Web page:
Gregory Heym is Chief Economist at Brown Harris Stevens. His weekly series, The Line, covers new developments to the economy, including trends and forecasts. Read on for the latest report and subscribe here to receive The Line in your inbox.
"Just when you thought it was safe to go back in the water." Sorry, thinking about "Jaws" for some reason today, perhaps because we’re still stuck in the jaws of inflation. Bad dad jokes aside, here’s a breakdown of the data.
The consumer price index rose 0.5% in January and is 6.4% higher than a year ago. Depending on which forecasts you look at, that number was either at or slightly above expectations. The monthly increase was the highest since October 2022, while the annual rate is the lowest since October 2021. So, the annual rate of inflation continues to come down—which is good—while prices were up more than expected from December—which is bad.
The biggest driver of inflation continues to be shelter, which accounted for almost half of the monthly increase. Prices were also up sharply last month for energy and food. "Core" inflation—which strips those two items out—rose 0.4% last month, and was 5.6% higher than a year ago. For those who read last week’s column, "supercore" inflation, which also removes shelter, rose 0.36% last month.
We also got the latest on producer prices this week, which rose by a higher-than-expected rate of 0.7% last month and were 6.0% higher than a year ago. The producer price index had declined in December, so January’s increase is definitely a bummer. The increase in "core" PPI was also higher than forecasted.
The bottom line here is, while the annual rate of inflation is headed in the right direction, we still have a long way to go before we can dream of a world where the Fed isn’t hiking rates after every one of their meetings.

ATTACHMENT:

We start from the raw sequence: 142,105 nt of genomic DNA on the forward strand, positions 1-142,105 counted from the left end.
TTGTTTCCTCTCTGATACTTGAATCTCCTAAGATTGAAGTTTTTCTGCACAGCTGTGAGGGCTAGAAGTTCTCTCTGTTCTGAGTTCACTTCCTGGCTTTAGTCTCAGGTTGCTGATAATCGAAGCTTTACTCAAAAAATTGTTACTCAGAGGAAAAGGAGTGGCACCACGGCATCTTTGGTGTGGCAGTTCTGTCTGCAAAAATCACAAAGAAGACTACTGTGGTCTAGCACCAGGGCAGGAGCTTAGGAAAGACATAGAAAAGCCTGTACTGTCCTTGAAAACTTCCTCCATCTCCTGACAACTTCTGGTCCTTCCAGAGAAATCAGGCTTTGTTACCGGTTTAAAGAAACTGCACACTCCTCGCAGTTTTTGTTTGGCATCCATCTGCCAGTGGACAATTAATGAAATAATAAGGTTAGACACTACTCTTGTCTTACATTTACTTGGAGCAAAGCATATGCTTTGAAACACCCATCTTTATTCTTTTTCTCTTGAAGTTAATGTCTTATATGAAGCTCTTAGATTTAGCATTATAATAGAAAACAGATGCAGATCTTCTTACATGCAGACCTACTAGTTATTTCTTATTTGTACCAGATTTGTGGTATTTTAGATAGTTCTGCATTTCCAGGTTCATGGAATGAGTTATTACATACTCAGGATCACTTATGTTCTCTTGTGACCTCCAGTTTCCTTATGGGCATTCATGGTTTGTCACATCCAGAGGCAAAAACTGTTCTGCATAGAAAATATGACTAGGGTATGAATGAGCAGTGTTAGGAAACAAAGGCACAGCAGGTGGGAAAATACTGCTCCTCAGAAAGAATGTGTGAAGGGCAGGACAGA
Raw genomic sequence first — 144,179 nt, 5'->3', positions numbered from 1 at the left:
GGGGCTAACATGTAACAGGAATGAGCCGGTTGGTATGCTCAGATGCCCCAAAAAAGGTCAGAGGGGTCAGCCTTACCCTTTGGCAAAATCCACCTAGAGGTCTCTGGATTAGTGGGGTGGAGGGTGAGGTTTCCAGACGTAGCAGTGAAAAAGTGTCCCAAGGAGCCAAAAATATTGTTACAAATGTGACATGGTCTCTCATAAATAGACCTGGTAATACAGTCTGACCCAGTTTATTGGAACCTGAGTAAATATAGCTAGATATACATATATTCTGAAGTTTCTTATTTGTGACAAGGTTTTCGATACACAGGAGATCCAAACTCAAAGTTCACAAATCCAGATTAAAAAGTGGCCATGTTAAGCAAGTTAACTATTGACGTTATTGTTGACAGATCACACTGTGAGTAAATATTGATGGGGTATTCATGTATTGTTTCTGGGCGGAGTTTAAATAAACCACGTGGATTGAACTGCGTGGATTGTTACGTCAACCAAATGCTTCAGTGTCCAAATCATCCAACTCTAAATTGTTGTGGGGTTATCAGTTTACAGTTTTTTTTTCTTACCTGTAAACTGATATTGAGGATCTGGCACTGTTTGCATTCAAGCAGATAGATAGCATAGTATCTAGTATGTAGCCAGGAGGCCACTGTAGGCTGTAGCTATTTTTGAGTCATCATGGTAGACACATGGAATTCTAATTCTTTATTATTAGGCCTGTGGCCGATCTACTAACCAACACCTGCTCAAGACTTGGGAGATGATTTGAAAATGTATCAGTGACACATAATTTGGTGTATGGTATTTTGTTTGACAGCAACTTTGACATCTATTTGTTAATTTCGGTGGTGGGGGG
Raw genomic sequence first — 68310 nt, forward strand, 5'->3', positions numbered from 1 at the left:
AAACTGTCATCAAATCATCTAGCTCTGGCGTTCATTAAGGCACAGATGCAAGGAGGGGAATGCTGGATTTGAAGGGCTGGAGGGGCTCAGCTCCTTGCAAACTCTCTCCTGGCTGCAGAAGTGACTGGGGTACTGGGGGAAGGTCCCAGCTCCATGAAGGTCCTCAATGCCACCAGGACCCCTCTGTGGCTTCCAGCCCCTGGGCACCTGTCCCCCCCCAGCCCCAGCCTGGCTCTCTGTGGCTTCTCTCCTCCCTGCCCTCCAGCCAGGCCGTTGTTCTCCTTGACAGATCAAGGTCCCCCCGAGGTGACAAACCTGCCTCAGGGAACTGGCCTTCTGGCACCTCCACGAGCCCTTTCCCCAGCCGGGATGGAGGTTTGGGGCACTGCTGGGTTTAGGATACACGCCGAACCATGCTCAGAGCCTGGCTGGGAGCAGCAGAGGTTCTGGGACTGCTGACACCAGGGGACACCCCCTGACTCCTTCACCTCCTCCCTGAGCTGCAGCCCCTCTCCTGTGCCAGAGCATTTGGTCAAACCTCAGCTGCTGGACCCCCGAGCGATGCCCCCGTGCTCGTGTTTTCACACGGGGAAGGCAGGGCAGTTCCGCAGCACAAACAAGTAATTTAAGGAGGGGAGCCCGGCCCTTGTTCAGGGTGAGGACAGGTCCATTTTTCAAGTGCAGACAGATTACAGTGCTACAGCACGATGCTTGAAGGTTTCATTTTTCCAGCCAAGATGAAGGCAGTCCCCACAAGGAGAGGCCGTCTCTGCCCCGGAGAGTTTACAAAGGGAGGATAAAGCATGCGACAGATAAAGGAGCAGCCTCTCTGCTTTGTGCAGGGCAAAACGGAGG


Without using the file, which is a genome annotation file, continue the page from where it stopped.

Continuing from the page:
Retail Sales Rise at Highest Rate in Almost Two Years
You may be thinking, "Wait, wasn’t there supposed to be a recession coming any minute? If so, how did consumer spending go up last month?" We’ll tackle that question in a minute, but first let’s just cover the facts. Retail sales jumped 3% in January, easily beating the1.9% economists were expecting. Sales rose for every category in the Census Bureau’s report, led by a 7.2% jump in restaurants and bars.
Keep in mind that retail sales are not adjusted for inflation, so part of the monthly, and all the annual increase can be attributed to price increases. If you don’t believe me, go back to the first item and you’ll notice the annual rate of growth in consumer prices is 6.4%. Go on, I’ll wait a second. Guess what the annual growth rate for retail sales was. That’s right, it was also 6.4%, so consumers are spending 6.4% more money than a year ago for the same amount of stuff. Brutal.
I was hoping you’d forget I promised to explain how retail sales rose so much last month, but since you didn’t—or I just reminded you—let’s get after it. First, many are saying the unusually warm weather last month brought more people out to spend money. Some of you may laugh at that one, as you do all your shopping online, but most people don’t. According to the Census Bureau, online sales comprise about 14% of all retail purchases.
Second, social security just gave its highest cost-of-living adjustment in decades—a whopping 8.7% increase. My third reason is the strong labor market. January hiring blew away expectations even after the two strongest years of job growth on record. One final thing to remember is that the Dow Jones estimate was for a 1.9% monthly increase in January retail sales, so economists weren’t expecting a decline last month.
If you don’t believe any of those explanations, then you can just assume it’s a one-month fluke.
Last week, I wrote about the slow return of workers to their Manhattan offices. Many of you probably wondered just how much remote work was costing Manhattan’s economy. So did I; I guess great minds think alike!
The answer is $12.4 billion per year, according to a new study by Stanford University economist Nicholas Bloom’s WFH Research group. How did they figure that out? They’re economists, and economists can do anything!
OK, here’s the actual logic. They figure the average Manhattan worker is spending $4,661 less each year, since they are in the office 30% fewer days. Multiply that by the roughly 2.7 million people that work in Manhattan and you get $12.4 billion a year.
Manhattan had the biggest loss of spending per worker at $4,661, followed by $4,200 in LA and $4,051 in Washington, DC.
Unfortunately, that’s not a statistic where you want to be number one. You can find all the findings of the report at this link.